The abandoned house was at the far end of South Road, the closest house to the cliffs everyone referred to as The Big Leap. It was a pity of a home—a white bungalow with peeled siding and rotten windowsills…Not the kind of home a newlywed couple would be interested in, but perfect for a vagabond bunch like us with the energy and exploratory nature of youth.

We snuck around to the back of the house, near the kitchen door. RJ retrieved a butter knife from his bag and handed it to Corey. Corey stuck the knife between the two window panes and slid it back and forth until the lock on the window came undone. He opened the window and, one by one, we filed in.

The kitchen floor was primarily missing. Exposed nails stuck up in every direction, ready to puncture our feet. Jordan, Corey, Will and I stood against the kitchen wall, our eyes wide and our foreheads sweaty. RJ scanned the floor and carefully placed his feet in the small pockets were there were no nails. Once he was halfway through the room I swallowed hard and followed, mimicking his steps. Jordan, Corey and Will came too.

When we made it to the safety of the hallway, we selected to divide and conquer. Corey followed Jordan into the living room. Will wandered down the hall into one of the bedrooms. I moved toward the other bedroom, but stopped when RJ said my name.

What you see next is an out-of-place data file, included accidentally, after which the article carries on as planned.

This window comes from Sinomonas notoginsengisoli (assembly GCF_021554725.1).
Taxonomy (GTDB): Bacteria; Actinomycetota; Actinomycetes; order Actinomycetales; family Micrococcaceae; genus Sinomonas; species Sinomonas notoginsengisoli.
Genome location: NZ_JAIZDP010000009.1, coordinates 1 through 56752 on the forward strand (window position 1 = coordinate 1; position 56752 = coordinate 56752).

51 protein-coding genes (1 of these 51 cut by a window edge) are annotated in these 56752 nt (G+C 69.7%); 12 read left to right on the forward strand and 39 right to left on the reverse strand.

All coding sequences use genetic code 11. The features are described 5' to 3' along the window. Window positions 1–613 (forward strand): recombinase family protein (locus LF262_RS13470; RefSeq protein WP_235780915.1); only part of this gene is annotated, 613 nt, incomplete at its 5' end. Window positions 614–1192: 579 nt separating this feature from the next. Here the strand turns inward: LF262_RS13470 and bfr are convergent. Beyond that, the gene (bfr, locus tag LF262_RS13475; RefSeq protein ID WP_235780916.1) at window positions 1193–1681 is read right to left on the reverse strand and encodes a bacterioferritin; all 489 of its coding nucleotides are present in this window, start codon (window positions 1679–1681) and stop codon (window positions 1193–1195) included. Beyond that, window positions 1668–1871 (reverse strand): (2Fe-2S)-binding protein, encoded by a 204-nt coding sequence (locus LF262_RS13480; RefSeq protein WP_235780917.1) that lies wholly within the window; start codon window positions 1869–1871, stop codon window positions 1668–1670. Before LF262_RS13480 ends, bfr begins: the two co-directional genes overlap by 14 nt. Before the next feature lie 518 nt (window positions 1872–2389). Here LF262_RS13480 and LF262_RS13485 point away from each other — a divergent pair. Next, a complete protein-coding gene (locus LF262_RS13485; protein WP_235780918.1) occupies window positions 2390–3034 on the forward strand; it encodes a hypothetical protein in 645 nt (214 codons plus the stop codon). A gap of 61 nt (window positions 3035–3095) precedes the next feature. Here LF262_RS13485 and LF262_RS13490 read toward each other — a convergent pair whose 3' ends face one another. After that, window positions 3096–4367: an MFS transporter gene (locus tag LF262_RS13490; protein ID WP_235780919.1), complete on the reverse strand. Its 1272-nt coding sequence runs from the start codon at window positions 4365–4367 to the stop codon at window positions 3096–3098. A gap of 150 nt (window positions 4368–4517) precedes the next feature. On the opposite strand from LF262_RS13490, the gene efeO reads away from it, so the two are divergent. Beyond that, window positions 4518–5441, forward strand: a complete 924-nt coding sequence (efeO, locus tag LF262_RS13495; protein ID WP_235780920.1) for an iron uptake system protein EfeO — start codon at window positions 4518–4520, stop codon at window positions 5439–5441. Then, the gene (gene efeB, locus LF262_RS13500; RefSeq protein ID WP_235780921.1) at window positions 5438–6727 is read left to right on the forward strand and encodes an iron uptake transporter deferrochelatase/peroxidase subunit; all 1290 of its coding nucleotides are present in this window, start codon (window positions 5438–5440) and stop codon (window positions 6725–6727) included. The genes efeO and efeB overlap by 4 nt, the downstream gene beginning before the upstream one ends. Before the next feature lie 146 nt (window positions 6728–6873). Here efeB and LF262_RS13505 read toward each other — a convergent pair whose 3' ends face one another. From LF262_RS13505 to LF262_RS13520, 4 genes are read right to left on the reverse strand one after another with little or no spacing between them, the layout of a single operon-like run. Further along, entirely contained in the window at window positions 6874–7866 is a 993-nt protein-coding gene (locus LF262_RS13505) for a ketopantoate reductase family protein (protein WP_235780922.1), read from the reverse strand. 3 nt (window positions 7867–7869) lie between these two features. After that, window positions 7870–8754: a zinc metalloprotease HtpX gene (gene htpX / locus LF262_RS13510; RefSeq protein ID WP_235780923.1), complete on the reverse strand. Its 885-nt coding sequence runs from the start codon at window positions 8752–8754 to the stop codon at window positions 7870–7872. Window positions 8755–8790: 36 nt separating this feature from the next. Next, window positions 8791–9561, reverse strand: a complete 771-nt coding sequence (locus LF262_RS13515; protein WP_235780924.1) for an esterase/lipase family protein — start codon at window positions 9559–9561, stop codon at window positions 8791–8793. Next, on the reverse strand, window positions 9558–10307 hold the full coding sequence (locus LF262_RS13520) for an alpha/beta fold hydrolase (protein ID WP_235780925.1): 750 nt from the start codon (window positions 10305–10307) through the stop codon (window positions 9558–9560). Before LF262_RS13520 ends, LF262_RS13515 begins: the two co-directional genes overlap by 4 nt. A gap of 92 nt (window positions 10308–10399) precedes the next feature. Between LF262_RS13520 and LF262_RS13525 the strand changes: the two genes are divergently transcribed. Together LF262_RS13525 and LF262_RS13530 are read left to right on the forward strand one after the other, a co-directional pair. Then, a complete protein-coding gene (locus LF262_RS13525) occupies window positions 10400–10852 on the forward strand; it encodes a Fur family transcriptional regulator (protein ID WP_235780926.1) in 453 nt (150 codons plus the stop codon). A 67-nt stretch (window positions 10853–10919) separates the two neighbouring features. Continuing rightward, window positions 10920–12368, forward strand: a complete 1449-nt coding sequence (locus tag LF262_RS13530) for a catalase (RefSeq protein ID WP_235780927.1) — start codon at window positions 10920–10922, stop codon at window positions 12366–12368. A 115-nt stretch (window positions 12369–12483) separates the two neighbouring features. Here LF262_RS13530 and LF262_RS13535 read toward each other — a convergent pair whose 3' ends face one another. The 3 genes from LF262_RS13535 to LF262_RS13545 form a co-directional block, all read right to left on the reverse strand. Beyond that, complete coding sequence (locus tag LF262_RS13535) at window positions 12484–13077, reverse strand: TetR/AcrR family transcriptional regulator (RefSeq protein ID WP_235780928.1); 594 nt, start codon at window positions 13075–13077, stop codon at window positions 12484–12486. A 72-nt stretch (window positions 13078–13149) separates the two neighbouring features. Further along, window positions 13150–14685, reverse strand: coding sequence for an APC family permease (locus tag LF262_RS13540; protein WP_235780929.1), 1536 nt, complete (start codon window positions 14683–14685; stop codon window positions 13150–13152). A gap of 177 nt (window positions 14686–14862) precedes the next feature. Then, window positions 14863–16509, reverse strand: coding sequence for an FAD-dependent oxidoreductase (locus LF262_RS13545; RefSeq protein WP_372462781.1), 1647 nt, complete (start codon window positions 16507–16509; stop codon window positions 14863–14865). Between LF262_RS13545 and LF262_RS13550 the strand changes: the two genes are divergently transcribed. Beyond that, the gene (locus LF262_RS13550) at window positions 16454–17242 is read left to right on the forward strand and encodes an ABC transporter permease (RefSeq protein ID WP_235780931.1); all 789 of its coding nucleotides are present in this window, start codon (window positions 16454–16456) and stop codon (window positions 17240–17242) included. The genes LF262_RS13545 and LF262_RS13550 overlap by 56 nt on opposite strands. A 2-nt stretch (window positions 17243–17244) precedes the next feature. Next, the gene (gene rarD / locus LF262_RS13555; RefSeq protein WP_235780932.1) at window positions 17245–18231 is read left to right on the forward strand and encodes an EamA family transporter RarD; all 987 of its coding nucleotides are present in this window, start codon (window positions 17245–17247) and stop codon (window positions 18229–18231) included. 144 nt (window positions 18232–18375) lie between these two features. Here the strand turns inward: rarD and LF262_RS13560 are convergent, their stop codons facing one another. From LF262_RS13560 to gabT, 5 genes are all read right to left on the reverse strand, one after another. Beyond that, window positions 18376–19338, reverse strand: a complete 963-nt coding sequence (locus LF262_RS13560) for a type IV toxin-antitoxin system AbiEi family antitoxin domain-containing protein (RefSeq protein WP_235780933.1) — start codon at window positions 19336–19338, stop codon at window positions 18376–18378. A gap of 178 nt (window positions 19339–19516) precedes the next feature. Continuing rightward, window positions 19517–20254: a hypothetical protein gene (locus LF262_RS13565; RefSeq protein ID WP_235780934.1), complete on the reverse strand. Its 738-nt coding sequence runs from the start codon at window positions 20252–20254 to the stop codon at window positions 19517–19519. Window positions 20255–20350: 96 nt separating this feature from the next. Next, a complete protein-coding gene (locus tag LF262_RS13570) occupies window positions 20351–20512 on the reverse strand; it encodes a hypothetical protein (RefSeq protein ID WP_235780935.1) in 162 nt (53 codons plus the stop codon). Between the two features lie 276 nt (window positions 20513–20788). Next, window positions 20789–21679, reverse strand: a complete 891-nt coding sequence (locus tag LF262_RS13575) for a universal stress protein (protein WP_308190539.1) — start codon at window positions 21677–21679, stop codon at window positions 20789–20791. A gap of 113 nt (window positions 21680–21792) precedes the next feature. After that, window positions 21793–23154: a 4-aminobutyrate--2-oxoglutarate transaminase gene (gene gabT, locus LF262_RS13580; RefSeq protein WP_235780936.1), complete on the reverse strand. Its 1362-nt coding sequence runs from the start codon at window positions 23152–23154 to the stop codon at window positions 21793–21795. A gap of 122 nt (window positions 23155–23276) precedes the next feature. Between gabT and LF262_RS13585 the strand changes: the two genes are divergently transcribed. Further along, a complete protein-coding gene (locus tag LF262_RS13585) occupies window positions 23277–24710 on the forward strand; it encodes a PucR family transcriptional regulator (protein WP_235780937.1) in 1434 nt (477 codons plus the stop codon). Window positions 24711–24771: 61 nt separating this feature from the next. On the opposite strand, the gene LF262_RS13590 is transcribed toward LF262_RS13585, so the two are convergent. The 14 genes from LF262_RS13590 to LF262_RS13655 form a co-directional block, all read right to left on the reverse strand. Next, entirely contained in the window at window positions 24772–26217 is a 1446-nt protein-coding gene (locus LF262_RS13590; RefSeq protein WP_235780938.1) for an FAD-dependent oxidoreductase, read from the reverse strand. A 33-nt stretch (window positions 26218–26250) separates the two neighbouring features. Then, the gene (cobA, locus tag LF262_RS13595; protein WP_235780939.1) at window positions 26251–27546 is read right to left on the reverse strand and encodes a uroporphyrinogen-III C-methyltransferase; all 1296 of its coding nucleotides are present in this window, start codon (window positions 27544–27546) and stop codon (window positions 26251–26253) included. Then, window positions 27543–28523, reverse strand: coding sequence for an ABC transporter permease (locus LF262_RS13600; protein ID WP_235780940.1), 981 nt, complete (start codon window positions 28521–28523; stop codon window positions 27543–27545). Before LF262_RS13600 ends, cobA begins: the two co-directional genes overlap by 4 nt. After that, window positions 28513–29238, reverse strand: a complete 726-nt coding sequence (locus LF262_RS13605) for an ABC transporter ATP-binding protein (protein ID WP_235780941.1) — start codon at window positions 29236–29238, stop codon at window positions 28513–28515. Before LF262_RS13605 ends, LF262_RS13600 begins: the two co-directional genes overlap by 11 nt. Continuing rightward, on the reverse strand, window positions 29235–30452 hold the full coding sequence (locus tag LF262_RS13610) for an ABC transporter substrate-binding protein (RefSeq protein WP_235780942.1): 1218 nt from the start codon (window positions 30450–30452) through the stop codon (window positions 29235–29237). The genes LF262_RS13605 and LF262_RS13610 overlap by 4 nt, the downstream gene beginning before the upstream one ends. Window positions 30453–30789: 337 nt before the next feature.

“I bet there’s something good up there,” he said, pointing to the stairs.

I bit my thumbnail and nodded.

With a Come on, then,” he stepped on the first tread. It creaked and shook under his weight. So did the next eleven steps he climbed up. Above, the floor moaned as if alive and in pain.

My nail remained firmly clamped between my teeth while I made my way upward. My other shaking hand clutched the banister. A splinter stuck into my palm; I stifled a shout. Up I went, tears welling, teeth clenching, until I reached the last stair.

That’s when my foot fell through.

RJ grabbed my arm and pulled me up before the rest of me went down. He yanked so hard that we fell down, arms and legs jumbled together like sailor’s knots. A crash resounded behind us. We untangled from our web of limbs and crawled to the edge of the staircase. The top two treads were missing.

“H—how are w—we going to get down?” I stuttered.

“We’ll figure that out later,” RJ said dismissively.

The furniture in the second floor bedroom was either burnt or worn down by age. RJ immediately went for a cobweb-covered dresser in the far corner and rummaged through the drawers. I looked about, staring from the dresser to the bed with an exposed mattress, to the nightstand with a melted alarm clock, to the desk by the window. My eyes lit up at the sight of it. I just knew there were treasures waiting inside.

I was right. After sifting through the drawers for a moment I found the most interesting thing I’d ever seen: A camera.

A camera!

I’d wanted a camera for so long but my mother always told me that I was only ten and she didn’t want to spoil me. This one was great! It was big and clunky, sure. It had a cracked lens, sure. The battery looked corroded, sure—but none of that mattered. Not when I finally had my own camera.

While I put my camera in my bag I heard a noise coming from outside. Looking through the window I found that not one, but several cars were parked around the exterior of the lot, and so was—oh, snap.

“R—RJ,” I said with my mouse-squeak voice. “L—l—ook.”

“Not now,” he replied. “I’m doing something.”

“R—RJ,” turn around, blast it. Turn around! “You n—need to see this.”